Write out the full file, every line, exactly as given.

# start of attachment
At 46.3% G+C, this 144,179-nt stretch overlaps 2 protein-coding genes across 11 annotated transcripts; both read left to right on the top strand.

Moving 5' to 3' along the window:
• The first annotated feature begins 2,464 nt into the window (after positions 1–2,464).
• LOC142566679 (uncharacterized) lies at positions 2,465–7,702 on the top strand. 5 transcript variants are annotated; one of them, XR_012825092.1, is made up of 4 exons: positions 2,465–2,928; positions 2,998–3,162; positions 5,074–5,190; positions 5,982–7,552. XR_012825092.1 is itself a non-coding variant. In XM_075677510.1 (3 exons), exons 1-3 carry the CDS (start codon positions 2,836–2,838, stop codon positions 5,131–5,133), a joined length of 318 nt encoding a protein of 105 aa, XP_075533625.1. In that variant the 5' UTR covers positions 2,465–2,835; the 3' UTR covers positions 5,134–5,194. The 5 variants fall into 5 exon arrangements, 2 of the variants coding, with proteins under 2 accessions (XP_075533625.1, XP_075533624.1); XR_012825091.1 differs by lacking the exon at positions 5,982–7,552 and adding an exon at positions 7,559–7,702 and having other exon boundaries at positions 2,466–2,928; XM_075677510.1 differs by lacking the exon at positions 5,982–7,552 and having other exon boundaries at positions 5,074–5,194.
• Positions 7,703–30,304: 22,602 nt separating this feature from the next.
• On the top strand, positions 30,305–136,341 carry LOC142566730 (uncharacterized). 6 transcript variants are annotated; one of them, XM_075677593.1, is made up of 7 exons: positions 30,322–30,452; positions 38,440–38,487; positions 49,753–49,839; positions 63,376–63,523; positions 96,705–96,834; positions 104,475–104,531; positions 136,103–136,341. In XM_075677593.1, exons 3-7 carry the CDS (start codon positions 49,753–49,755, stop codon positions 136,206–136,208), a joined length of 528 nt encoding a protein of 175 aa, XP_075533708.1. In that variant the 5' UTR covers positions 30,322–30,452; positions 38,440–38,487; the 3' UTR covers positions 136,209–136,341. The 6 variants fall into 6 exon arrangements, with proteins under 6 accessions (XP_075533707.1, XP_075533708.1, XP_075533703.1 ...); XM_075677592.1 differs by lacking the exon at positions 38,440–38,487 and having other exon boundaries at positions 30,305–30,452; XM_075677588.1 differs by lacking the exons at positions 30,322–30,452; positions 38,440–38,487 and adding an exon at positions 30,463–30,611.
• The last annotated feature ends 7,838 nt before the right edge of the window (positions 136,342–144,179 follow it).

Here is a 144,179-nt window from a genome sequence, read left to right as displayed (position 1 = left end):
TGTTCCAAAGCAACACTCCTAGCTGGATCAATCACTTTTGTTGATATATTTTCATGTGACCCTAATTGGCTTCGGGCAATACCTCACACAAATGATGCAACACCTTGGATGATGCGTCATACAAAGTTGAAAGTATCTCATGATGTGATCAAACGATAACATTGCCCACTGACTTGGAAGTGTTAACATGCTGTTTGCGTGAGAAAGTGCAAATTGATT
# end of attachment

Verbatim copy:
At 46.3% G+C, this 144,179-nt stretch overlaps 2 protein-coding genes across 11 annotated transcripts; both read left to right on the top strand.

Moving 5' to 3' along the window:
• The first annotated feature begins 2,464 nt into the window (after positions 1–2,464).
• LOC142566679 (uncharacterized) lies at positions 2,465–7,702 on the top strand. 5 transcript variants are annotated; one of them, XR_012825092.1, is made up of 4 exons: positions 2,465–2,928; positions 2,998–3,162; positions 5,074–5,190; positions 5,982–7,552. XR_012825092.1 is itself a non-coding variant. In XM_075677510.1 (3 exons), exons 1-3 carry the CDS (start codon positions 2,836–2,838, stop codon positions 5,131–5,133), a joined length of 318 nt encoding a protein of 105 aa, XP_075533625.1. In that variant the 5' UTR covers positions 2,465–2,835; the 3' UTR covers positions 5,134–5,194. The 5 variants fall into 5 exon arrangements, 2 of the variants coding, with proteins under 2 accessions (XP_075533625.1, XP_075533624.1); XR_012825091.1 differs by lacking the exon at positions 5,982–7,552 and adding an exon at positions 7,559–7,702 and having other exon boundaries at positions 2,466–2,928; XM_075677510.1 differs by lacking the exon at positions 5,982–7,552 and having other exon boundaries at positions 5,074–5,194.
• Positions 7,703–30,304: 22,602 nt separating this feature from the next.
• On the top strand, positions 30,305–136,341 carry LOC142566730 (uncharacterized). 6 transcript variants are annotated; one of them, XM_075677593.1, is made up of 7 exons: positions 30,322–30,452; positions 38,440–38,487; positions 49,753–49,839; positions 63,376–63,523; positions 96,705–96,834; positions 104,475–104,531; positions 136,103–136,341. In XM_075677593.1, exons 3-7 carry the CDS (start codon positions 49,753–49,755, stop codon positions 136,206–136,208), a joined length of 528 nt encoding a protein of 175 aa, XP_075533708.1. In that variant the 5' UTR covers positions 30,322–30,452; positions 38,440–38,487; the 3' UTR covers positions 136,209–136,341. The 6 variants fall into 6 exon arrangements, with proteins under 6 accessions (XP_075533707.1, XP_075533708.1, XP_075533703.1 ...); XM_075677592.1 differs by lacking the exon at positions 38,440–38,487 and having other exon boundaries at positions 30,305–30,452; XM_075677588.1 differs by lacking the exons at positions 30,322–30,452; positions 38,440–38,487 and adding an exon at positions 30,463–30,611.
• The last annotated feature ends 7,838 nt before the right edge of the window (positions 136,342–144,179 follow it).

Here is a 144,179-nt window from a genome sequence, read left to right as displayed (position 1 = left end):
TGTTCCAAAGCAACACTCCTAGCTGGATCAATCACTTTTGTTGATATATTTTCATGTGACCCTAATTGGCTTCGGGCAATACCTCACACAAATGATGCAACACCTTGGATGATGCGTCATACAAAGTTGAAAGTATCTCATGATGTGATCAAACGATAACATTGCCCACTGACTTGGAAGTGTTAACATGCTGTTTGCGTGAGAAAGTGCAAATTGATT